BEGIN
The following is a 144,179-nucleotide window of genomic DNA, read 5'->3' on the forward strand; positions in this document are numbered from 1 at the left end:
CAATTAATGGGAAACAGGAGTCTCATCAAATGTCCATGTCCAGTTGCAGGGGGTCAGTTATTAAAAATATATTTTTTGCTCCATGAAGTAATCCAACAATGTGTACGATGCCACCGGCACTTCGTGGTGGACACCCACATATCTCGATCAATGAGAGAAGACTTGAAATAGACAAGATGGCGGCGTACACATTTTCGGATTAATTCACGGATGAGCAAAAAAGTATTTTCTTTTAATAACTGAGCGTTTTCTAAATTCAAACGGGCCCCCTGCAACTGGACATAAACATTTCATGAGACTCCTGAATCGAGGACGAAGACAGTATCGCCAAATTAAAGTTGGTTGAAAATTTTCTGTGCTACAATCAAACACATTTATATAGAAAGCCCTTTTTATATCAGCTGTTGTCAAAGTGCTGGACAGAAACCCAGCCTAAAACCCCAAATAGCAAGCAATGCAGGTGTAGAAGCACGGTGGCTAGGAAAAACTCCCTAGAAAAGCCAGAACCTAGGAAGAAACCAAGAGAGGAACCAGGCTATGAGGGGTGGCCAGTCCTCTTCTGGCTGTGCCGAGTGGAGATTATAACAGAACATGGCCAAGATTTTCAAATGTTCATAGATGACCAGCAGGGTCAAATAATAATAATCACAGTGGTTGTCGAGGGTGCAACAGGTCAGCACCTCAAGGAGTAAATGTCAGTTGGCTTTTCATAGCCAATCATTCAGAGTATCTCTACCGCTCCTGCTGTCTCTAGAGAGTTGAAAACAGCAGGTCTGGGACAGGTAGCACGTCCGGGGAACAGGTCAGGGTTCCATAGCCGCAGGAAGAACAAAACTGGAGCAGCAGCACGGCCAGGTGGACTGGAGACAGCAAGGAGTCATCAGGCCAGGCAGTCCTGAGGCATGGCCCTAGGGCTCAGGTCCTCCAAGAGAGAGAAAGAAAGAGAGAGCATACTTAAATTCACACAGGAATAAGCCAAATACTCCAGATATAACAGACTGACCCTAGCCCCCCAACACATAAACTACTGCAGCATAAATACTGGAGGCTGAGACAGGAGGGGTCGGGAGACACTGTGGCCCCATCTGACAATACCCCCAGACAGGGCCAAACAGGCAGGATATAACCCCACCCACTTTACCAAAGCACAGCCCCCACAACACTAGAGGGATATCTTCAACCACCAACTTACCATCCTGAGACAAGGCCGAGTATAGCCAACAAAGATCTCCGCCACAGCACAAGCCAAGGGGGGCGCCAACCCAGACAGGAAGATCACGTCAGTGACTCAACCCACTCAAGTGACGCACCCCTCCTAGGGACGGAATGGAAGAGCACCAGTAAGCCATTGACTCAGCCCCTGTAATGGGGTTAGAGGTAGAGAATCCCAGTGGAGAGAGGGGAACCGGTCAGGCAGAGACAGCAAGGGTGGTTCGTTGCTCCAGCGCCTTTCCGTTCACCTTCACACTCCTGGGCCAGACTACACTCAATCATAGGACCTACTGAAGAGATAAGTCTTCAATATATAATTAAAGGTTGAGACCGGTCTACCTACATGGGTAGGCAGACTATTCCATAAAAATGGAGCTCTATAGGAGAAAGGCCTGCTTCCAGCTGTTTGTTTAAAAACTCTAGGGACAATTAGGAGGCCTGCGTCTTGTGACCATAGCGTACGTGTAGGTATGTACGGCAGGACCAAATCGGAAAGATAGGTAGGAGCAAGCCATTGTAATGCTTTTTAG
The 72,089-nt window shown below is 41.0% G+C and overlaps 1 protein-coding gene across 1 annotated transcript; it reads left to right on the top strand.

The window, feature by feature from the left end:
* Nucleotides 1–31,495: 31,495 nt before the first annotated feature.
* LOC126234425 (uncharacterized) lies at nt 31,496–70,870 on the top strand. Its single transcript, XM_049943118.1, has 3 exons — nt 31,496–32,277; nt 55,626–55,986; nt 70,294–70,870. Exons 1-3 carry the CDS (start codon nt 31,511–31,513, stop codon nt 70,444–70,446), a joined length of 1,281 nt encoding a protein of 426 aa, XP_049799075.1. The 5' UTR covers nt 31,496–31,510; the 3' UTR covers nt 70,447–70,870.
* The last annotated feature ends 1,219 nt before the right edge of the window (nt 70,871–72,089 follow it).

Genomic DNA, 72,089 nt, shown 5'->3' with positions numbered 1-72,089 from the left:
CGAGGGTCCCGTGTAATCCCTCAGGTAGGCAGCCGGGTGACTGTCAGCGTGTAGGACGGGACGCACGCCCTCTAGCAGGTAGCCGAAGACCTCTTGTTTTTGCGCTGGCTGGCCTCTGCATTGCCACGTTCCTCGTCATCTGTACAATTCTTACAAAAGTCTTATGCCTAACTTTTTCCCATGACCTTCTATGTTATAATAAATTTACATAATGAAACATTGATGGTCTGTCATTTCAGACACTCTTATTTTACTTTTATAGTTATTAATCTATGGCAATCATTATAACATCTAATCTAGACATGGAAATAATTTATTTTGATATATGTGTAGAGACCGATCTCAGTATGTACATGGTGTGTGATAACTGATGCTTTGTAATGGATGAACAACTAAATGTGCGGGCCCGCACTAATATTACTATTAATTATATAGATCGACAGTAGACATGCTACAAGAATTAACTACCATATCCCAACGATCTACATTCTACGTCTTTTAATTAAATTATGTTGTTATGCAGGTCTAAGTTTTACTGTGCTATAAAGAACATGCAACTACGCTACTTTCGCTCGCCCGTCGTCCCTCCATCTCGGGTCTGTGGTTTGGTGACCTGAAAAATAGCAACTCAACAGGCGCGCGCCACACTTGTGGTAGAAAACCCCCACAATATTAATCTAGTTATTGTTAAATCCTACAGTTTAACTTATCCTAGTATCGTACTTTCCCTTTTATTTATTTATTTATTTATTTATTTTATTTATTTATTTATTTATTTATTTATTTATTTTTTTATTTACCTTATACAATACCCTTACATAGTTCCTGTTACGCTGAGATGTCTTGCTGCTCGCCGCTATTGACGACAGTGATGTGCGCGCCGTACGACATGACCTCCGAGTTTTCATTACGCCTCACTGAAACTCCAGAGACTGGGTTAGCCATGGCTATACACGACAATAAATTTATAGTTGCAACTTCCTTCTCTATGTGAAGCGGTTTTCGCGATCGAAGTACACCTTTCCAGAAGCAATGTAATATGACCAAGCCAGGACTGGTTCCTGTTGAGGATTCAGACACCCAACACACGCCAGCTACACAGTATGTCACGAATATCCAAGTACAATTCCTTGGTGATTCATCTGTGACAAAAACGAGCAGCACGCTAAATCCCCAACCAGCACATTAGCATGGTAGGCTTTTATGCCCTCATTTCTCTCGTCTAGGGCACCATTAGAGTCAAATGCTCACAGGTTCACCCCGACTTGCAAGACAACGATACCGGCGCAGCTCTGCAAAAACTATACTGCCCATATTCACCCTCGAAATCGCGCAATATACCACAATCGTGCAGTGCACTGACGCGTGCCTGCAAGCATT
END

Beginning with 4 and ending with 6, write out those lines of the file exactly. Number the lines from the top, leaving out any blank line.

The window, feature by feature from the left end:
* Nucleotides 1–31,495: 31,495 nt before the first annotated feature.
* LOC126234425 (uncharacterized) lies at nt 31,496–70,870 on the top strand. Its single transcript, XM_049943118.1, has 3 exons — nt 31,496–32,277; nt 55,626–55,986; nt 70,294–70,870. Exons 1-3 carry the CDS (start codon nt 31,511–31,513, stop codon nt 70,444–70,446), a joined length of 1,281 nt encoding a protein of 426 aa, XP_049799075.1. The 5' UTR covers nt 31,496–31,510; the 3' UTR covers nt 70,447–70,870.